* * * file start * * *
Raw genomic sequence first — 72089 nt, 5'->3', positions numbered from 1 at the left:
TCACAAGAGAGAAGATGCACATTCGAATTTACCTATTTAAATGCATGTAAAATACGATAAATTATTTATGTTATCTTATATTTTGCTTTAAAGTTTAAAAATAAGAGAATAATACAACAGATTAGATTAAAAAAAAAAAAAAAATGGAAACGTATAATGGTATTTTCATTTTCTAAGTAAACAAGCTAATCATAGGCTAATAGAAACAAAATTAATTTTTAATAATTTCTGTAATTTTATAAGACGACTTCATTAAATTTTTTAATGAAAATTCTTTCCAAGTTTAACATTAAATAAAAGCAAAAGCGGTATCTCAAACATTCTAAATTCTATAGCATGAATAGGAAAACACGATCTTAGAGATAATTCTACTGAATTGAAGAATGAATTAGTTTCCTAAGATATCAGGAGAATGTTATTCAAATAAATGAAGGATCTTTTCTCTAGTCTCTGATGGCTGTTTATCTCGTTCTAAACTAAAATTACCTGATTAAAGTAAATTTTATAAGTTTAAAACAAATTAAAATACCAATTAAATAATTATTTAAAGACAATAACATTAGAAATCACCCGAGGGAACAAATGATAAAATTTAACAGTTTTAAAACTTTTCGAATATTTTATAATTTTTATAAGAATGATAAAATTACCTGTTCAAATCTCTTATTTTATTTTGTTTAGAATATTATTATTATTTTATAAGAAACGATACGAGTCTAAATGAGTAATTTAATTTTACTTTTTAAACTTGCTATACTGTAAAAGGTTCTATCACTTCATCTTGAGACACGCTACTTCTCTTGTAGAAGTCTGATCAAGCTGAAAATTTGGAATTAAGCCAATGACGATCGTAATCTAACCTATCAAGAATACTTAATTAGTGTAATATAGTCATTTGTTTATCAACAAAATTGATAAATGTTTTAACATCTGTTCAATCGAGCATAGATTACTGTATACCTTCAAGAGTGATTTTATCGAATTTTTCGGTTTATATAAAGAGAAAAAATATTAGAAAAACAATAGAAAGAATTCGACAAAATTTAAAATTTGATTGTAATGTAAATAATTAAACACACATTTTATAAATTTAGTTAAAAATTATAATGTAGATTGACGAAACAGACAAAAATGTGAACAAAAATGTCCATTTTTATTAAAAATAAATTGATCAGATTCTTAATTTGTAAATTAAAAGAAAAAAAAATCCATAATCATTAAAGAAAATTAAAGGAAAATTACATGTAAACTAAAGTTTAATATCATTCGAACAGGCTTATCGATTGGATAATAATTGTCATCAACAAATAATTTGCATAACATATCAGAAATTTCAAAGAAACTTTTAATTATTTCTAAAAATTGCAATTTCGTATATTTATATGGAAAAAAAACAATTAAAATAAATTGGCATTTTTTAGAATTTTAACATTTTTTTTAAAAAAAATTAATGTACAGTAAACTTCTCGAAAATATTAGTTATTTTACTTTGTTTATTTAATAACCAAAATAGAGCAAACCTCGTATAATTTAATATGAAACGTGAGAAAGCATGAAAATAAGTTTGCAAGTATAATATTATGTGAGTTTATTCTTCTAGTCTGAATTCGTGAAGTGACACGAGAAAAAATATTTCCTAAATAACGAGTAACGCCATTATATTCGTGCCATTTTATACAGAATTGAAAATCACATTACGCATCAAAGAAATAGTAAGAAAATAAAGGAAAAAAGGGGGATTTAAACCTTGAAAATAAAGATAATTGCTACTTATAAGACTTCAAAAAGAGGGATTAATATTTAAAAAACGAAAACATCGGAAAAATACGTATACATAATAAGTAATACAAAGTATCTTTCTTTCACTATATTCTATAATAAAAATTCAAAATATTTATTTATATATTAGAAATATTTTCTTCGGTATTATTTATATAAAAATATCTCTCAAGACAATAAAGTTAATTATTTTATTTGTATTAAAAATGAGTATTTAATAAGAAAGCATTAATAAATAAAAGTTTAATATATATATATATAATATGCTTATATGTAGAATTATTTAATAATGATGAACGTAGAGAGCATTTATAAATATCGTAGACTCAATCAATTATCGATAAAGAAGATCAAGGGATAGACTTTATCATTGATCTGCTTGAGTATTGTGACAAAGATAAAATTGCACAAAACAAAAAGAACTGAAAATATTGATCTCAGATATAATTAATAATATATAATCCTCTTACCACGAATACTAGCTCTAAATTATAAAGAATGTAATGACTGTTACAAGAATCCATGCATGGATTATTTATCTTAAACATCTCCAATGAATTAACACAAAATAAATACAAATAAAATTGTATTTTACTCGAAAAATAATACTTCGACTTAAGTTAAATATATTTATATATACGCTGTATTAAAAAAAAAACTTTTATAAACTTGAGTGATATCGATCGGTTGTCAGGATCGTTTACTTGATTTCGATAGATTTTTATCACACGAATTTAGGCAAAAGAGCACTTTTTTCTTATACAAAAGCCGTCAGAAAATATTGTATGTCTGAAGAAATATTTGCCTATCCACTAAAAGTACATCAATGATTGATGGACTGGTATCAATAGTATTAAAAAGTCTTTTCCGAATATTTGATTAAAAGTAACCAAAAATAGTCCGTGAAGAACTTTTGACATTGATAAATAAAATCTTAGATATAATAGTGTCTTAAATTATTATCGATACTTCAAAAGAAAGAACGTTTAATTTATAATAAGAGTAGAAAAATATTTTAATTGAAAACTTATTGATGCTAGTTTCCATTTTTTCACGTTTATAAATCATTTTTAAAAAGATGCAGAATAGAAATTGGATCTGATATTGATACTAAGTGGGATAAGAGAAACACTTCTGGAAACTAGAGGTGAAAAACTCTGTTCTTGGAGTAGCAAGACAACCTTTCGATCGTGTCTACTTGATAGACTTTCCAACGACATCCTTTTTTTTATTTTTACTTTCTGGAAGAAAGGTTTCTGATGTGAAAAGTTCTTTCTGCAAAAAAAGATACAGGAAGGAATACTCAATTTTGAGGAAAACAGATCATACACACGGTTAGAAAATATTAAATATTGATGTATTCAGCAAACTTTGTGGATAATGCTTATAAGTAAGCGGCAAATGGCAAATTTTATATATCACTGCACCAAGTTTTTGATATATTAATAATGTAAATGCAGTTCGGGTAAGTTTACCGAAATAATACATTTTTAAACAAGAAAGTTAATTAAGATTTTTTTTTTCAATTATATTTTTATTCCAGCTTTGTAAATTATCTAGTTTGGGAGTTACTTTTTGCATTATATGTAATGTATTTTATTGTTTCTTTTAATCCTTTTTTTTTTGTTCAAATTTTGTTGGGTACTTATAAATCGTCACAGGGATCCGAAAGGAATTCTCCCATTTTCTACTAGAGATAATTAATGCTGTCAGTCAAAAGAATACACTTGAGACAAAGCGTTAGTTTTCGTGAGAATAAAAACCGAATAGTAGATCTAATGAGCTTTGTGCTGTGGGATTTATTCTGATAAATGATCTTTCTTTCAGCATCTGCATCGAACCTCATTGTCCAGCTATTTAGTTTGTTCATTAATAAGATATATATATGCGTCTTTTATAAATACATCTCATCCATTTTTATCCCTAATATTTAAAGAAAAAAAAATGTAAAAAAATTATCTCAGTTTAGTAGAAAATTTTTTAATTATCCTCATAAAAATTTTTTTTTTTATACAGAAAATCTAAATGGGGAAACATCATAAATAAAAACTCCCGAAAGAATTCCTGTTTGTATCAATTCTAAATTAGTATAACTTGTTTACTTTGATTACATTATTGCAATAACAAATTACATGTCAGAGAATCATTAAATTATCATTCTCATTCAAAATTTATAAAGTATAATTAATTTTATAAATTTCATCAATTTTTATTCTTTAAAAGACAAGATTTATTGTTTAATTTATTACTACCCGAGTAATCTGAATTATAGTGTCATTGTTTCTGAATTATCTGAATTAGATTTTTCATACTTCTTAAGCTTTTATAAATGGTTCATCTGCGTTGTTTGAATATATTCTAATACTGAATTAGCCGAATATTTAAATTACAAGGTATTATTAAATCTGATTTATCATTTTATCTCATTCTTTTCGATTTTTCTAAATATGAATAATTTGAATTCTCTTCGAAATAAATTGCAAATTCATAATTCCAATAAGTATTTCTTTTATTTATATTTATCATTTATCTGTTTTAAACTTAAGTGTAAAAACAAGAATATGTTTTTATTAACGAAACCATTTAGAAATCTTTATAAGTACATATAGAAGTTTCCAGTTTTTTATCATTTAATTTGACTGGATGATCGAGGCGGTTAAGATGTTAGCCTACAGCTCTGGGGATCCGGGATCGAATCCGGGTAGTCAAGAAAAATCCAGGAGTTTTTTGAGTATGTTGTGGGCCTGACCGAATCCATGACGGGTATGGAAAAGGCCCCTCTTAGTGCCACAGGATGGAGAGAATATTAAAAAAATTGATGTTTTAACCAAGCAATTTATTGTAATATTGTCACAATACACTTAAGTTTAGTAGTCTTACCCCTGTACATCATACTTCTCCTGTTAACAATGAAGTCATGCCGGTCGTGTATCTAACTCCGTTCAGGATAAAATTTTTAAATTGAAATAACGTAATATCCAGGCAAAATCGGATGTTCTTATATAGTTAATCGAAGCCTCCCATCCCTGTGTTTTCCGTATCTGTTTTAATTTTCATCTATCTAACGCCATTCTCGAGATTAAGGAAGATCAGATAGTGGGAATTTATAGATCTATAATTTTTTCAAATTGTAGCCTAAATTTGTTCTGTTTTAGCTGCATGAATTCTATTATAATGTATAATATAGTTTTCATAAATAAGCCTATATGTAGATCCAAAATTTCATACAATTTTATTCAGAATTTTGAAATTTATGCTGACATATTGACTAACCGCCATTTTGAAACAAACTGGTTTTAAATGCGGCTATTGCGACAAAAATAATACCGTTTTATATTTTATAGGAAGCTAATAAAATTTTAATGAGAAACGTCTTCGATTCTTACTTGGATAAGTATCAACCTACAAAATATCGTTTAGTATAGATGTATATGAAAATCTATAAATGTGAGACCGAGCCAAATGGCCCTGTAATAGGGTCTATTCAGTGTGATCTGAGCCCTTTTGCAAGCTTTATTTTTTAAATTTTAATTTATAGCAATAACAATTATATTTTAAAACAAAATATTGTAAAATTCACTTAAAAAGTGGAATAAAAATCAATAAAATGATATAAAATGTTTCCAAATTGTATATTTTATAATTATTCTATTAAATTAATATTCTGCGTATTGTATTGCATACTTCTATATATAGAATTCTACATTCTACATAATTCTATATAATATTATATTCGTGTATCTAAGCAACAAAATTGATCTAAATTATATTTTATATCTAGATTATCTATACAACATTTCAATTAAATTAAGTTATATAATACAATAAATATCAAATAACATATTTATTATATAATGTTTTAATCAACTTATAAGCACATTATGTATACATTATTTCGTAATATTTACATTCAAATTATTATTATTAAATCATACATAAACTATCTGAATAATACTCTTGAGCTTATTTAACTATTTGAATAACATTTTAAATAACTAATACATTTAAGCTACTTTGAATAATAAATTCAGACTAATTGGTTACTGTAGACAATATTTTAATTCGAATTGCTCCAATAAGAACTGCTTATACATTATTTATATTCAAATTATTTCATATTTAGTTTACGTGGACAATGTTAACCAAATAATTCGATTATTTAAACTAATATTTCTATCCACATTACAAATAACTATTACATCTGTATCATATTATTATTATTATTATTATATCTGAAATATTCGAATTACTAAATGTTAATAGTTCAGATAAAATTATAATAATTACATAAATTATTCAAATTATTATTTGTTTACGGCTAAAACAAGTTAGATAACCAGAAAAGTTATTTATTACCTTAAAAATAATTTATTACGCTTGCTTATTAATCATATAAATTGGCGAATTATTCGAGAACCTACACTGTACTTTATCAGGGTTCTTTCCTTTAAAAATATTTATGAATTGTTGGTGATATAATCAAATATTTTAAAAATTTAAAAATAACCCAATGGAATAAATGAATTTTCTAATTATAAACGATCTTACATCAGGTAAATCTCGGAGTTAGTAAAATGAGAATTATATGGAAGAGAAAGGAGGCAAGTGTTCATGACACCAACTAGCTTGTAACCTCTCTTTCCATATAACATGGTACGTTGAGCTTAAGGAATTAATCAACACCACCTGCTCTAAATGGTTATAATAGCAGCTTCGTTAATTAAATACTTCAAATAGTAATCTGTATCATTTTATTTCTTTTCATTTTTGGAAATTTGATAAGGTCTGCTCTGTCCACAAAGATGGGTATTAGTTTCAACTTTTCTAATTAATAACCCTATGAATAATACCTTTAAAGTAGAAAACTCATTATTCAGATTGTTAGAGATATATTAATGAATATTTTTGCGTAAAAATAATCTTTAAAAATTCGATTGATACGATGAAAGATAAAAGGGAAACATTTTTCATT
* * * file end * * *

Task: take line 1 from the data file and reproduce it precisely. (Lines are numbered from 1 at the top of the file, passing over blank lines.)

Raw genomic sequence first — 72089 nt, 5'->3', positions numbered from 1 at the left: